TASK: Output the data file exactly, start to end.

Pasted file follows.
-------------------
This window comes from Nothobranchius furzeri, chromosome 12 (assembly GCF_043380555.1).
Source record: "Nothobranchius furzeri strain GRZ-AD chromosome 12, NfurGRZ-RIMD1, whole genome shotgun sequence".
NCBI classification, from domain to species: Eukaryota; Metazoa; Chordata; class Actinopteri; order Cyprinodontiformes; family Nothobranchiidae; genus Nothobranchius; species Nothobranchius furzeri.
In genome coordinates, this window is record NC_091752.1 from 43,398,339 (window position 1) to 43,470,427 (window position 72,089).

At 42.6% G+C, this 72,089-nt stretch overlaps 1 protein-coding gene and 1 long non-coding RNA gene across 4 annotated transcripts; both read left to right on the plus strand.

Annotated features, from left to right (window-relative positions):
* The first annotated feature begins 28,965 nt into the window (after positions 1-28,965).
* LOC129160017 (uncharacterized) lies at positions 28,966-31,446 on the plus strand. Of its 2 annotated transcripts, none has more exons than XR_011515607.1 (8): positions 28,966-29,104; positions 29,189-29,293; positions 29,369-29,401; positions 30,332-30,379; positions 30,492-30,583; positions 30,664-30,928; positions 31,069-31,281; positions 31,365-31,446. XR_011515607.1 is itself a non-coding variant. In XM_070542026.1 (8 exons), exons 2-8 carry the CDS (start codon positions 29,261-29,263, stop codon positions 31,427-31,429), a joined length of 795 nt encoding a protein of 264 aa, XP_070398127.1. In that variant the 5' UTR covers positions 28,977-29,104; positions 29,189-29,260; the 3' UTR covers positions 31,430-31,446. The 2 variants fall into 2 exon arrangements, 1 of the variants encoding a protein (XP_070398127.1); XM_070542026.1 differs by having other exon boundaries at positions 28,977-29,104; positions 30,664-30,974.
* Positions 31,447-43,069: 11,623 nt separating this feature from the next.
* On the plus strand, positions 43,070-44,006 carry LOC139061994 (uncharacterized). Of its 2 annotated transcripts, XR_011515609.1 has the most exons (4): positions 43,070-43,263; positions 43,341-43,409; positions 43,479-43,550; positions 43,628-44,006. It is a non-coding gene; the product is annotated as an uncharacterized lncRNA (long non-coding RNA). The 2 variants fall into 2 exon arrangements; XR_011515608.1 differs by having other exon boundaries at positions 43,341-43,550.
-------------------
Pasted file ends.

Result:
This window comes from Nothobranchius furzeri, chromosome 12 (assembly GCF_043380555.1).
Source record: "Nothobranchius furzeri strain GRZ-AD chromosome 12, NfurGRZ-RIMD1, whole genome shotgun sequence".
NCBI classification, from domain to species: Eukaryota; Metazoa; Chordata; class Actinopteri; order Cyprinodontiformes; family Nothobranchiidae; genus Nothobranchius; species Nothobranchius furzeri.
In genome coordinates, this window is record NC_091752.1 from 43,398,339 (window position 1) to 43,470,427 (window position 72,089).

At 42.6% G+C, this 72,089-nt stretch overlaps 1 protein-coding gene and 1 long non-coding RNA gene across 4 annotated transcripts; both read left to right on the plus strand.

Annotated features, from left to right (window-relative positions):
* The first annotated feature begins 28,965 nt into the window (after positions 1-28,965).
* LOC129160017 (uncharacterized) lies at positions 28,966-31,446 on the plus strand. Of its 2 annotated transcripts, none has more exons than XR_011515607.1 (8): positions 28,966-29,104; positions 29,189-29,293; positions 29,369-29,401; positions 30,332-30,379; positions 30,492-30,583; positions 30,664-30,928; positions 31,069-31,281; positions 31,365-31,446. XR_011515607.1 is itself a non-coding variant. In XM_070542026.1 (8 exons), exons 2-8 carry the CDS (start codon positions 29,261-29,263, stop codon positions 31,427-31,429), a joined length of 795 nt encoding a protein of 264 aa, XP_070398127.1. In that variant the 5' UTR covers positions 28,977-29,104; positions 29,189-29,260; the 3' UTR covers positions 31,430-31,446. The 2 variants fall into 2 exon arrangements, 1 of the variants encoding a protein (XP_070398127.1); XM_070542026.1 differs by having other exon boundaries at positions 28,977-29,104; positions 30,664-30,974.
* Positions 31,447-43,069: 11,623 nt separating this feature from the next.
* On the plus strand, positions 43,070-44,006 carry LOC139061994 (uncharacterized). Of its 2 annotated transcripts, XR_011515609.1 has the most exons (4): positions 43,070-43,263; positions 43,341-43,409; positions 43,479-43,550; positions 43,628-44,006. It is a non-coding gene; the product is annotated as an uncharacterized lncRNA (long non-coding RNA). The 2 variants fall into 2 exon arrangements; XR_011515608.1 differs by having other exon boundaries at positions 43,341-43,550.